Your letter came at a very special time. It is now exactly a year since we both visited UW as prospective students. The new admits for this year will be here the coming week, and I am very honored to take part in organizing and hosting their visit. L will come a bit later at the end of month.
That was how I started drafting this response in March, right after receiving your letter. It wasn't easy to write – I had so much to tell you! So much that I had to give up finishing it in the middle of deadlines and travels. Now it is in late June, and the days are getting shorter, but I finally got myself together and ready to try again.
It's been about 3 quarters of a year for me in Seattle, and I've had my up and downs. My time in grad school has been transformative – I have learned and unlearned an unbelievable amount in such a short time. But one thing has not changed a bit, and that is my reason to devote myself in science. I had almost forgotten about it, until I read the article Mathematics, Art, Civilization by Yuri Manin. I will not attempt to emulate what he says here, and the exact details do not matter. What touched me was how Manin demonstrated the most beautiful facets of mathematics – its simplicity, generality, and reality. The great polymath has captured stunning snippets of our universe (physics) and of ourselves (logic and languages) with just a few sketches on paper. It was exactly this beauty that drew me to maths when I was a little kid, and once again it drew me to computer science in college and into grad school.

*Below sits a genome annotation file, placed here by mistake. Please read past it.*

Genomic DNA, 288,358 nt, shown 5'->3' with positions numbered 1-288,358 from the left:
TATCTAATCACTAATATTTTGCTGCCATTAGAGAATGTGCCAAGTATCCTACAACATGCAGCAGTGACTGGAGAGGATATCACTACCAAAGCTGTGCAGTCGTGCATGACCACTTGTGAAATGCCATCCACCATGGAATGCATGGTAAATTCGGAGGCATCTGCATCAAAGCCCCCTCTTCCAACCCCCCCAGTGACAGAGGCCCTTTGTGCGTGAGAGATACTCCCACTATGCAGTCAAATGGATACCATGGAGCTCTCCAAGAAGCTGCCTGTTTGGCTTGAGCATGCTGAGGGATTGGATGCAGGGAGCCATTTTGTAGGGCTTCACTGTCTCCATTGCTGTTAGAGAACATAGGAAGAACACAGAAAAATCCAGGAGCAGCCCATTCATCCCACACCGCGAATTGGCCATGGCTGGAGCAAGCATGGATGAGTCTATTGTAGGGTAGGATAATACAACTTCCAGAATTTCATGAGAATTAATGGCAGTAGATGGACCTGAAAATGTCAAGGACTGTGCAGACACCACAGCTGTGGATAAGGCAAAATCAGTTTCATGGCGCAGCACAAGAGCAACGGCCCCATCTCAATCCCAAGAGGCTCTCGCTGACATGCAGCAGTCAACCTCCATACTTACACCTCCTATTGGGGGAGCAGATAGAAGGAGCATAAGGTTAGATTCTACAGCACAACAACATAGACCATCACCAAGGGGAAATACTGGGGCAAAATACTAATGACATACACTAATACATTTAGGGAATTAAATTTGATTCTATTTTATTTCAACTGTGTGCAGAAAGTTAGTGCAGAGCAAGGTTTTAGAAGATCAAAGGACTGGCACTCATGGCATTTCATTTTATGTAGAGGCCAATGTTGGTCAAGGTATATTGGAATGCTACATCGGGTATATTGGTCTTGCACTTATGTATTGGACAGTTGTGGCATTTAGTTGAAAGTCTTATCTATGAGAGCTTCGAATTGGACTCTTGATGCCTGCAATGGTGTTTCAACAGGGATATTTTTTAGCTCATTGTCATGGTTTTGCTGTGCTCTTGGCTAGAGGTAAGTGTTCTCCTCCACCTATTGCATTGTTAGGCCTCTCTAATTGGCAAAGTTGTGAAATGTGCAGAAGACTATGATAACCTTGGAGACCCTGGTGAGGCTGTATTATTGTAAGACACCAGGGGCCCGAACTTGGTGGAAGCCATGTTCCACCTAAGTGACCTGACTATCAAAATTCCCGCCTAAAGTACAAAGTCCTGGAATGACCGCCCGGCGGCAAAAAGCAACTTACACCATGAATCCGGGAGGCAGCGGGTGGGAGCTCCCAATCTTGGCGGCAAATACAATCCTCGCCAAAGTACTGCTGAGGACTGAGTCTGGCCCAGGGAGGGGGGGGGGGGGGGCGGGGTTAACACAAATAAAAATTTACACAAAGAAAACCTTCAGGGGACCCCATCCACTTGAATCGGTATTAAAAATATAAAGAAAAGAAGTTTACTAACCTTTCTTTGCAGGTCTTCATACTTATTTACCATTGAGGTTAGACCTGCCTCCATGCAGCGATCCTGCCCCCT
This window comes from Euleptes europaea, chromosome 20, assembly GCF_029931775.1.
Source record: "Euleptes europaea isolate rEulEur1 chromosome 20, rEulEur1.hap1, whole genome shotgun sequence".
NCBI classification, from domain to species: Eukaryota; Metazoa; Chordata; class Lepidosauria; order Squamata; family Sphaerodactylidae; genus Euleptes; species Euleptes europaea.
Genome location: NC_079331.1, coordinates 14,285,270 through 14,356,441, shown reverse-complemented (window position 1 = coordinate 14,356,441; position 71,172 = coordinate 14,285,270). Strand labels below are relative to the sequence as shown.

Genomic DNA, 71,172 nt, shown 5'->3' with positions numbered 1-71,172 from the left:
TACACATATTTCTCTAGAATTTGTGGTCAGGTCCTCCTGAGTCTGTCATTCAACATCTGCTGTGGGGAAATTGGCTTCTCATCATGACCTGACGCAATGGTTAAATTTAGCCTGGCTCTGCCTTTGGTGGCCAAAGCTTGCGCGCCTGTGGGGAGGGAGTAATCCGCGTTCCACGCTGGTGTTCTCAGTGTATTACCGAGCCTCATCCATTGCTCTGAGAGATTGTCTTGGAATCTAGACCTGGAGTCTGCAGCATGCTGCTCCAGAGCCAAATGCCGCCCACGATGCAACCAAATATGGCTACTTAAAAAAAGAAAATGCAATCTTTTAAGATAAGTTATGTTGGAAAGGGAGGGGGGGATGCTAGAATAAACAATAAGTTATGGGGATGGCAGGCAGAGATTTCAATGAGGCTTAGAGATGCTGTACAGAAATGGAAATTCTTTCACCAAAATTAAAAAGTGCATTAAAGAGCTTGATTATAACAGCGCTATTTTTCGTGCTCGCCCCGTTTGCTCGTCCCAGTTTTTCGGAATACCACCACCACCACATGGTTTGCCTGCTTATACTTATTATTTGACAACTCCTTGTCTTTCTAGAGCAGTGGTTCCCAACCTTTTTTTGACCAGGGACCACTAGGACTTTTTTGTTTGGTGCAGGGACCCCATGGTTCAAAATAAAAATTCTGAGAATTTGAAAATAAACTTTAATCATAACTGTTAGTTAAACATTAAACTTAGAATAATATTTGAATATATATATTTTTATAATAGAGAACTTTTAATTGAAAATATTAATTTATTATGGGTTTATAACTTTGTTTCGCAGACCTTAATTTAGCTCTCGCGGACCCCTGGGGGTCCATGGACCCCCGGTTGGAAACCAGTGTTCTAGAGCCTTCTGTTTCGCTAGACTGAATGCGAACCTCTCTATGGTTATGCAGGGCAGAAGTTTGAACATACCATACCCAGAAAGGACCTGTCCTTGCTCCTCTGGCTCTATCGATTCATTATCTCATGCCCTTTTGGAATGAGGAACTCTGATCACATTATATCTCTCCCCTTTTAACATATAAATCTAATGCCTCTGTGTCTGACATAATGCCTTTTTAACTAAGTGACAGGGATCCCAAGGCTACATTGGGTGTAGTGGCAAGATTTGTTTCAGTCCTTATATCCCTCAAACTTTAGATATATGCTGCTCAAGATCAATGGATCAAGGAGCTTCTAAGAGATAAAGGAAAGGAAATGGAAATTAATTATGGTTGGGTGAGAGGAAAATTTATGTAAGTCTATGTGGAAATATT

Many researchers see science as a means towards technology, something that affects society in a corporeal, physical way. But some forget about the virtue of science itself, that it brings the most intimate joy to those who practice it. I have my doubts about technology and its promise to “make our lives better”. Those doubts are perhaps best expressed by James Suzman, an anthropologist who studies the hunter-gatherer San. The South African Bushmen became the longest-lasting civilization in the history of modern Homo Sapiens with their frugal technology. I respect those who help the afflicted with technology, but personally I believe in the power of science itself, as I have experienced it myself and have shared the experience with my fellow researchers.
I have learned countless lessons about the technicalities of how to do research, but I would not be so pompous as to lecture others about them. Those lessons are the point of grad school anyways, and a student will learn them eventually. The honest reason I'm sharing my thoughts above is really that I had a wonderful evening thinking them, and I bet they might bring you joy as well – just as the origami rose box you had sent me.
Remy, June 20 2018, Seattle